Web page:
Food lessons from Goa

1. If you have fish curry go for fresh not frozen. Getting fresh fish in your curry at home is not easy, of course, especially in restaurants. For cost and convenience most fish we get while out will be frozen (there is a bizarre fad to import tilapia, a Bangladeshi freshwater fish!) so if you find a restaurant that uses fresh, locally caught produce then treasure it. The difference is huge. Or you can always visit the fishmonger and cook your own.

2. Kolhapuri is a dish worth searching out. This dish, originating from a city called Kolhapur in Mahatashtra, is all over Goa, but I’ve never seen it on a menu here for some reason. As hot as a Vindaloo, as tasty as a Tikka Masala and as fresh as a Balti, this is the best dish I have ever tasted. Needless to say, I’d recommend you try it if you find it. Or better still ask the chef from your local curry house (especially if he’s from Maharashtra) to whip one up.

3. Vegetables don’t need to be consigned to side dishes. Most of us order our curry, rice and nan and, then, almost like an afterthought, we add some vegetables. Goa, like most of India, has a lot of veg-only restaurants, and they make you realise that veg doesn’t have to be an afterthought. Veg (make sure it’s fresh) is great for absorbing the spices and because the dishes are not as filling as meat equivalents you can eat more curry. What’s not to like?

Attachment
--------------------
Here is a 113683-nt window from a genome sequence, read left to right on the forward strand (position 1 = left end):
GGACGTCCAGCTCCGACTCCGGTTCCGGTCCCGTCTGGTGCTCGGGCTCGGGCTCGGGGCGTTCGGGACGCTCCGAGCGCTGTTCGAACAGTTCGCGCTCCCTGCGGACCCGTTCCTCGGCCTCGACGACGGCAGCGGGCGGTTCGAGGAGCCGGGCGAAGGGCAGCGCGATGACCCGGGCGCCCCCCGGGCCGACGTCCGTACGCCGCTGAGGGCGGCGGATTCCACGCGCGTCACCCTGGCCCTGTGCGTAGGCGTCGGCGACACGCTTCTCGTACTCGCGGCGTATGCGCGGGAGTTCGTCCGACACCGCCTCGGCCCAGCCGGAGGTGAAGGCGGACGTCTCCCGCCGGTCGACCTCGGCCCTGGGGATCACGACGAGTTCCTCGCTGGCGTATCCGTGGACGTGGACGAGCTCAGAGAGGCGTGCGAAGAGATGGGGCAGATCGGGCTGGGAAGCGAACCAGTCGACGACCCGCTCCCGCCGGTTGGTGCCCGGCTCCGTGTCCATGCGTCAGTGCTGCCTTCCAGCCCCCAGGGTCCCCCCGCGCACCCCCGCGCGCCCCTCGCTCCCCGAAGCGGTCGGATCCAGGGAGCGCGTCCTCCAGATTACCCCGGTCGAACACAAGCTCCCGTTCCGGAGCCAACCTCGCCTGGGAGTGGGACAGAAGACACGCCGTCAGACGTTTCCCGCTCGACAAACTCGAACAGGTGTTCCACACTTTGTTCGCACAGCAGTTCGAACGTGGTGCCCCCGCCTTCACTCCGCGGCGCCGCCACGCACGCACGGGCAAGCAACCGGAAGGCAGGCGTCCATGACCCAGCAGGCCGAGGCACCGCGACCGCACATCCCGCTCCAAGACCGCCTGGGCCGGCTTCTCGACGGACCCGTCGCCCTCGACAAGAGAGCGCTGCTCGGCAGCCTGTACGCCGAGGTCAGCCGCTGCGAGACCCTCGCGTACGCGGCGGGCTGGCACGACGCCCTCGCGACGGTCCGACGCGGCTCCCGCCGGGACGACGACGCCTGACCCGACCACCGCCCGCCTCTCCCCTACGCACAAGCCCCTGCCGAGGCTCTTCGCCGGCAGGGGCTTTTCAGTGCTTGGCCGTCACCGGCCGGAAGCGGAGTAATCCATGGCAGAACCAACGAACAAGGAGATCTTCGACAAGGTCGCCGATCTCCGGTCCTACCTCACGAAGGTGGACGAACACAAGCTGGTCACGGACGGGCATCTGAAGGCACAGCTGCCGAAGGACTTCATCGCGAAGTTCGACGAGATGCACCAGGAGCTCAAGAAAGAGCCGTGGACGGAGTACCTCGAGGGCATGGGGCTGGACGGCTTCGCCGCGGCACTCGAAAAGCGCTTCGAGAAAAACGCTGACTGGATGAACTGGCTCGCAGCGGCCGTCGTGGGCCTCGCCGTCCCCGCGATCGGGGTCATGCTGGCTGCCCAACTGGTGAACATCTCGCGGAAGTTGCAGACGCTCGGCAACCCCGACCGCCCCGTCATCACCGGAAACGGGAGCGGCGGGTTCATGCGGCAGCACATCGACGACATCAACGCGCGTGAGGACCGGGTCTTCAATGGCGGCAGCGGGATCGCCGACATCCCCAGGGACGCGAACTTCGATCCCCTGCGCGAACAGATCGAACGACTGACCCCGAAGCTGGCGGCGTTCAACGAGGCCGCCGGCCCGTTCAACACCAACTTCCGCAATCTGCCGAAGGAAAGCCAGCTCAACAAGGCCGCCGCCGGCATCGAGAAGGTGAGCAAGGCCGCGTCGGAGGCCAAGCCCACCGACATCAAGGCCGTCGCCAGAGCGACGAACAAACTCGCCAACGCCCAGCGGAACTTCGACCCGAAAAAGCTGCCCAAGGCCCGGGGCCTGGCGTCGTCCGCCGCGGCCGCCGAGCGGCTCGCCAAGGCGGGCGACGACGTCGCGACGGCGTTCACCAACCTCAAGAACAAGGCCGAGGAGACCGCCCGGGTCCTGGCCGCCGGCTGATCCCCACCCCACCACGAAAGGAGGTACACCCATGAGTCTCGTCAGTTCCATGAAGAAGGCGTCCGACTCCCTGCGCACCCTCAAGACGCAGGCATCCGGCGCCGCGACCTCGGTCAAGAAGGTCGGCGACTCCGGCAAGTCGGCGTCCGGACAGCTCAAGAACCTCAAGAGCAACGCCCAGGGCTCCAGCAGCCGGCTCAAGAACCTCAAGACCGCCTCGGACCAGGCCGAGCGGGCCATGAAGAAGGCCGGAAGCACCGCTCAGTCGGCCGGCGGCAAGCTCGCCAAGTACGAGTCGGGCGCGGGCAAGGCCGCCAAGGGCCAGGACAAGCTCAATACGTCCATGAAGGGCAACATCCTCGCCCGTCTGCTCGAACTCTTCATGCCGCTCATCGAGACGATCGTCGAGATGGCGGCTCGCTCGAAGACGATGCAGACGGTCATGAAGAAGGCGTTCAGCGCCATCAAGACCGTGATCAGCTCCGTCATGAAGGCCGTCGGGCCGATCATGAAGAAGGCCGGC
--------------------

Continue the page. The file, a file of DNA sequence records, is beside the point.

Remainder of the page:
4. Vindaloo is a Goan dish. Vindaloo is normally associated with six pints of lager and a metaphorical arm wrestle among friends to eat the hottest curry. It is, in fact, a dish that was born from Goa, when local spices were added to a vinegar-based dish brought to the area from the Portuguese. The most likely explanation for the name is that it is a cross between Vin (vinegar) and aloo (Hindi word for potato). The traditional meat used is pork, this being one of the few areas in the country where this meat is used extensively. While our restaurants still use a bit of vinegar the original recipe soaked the meat heavily in it.

5. A spicy omelette makes a great snack. Bored with your usual cheese omelettes? Masala omelettes can be whipped up in a couple of minutes. One egg, a chopped chilli, some chopped onion and a bit of salt and pepper. Cook, fold over in tissue and eat on the move.

Curry is not just for dinner. Parathas, stuffed with paneer, cauliflower and potato, plus pickles and raita, make a fine alternative to a fry up. I’m sure your local greasy spoon will oblige if you ask them nicely…

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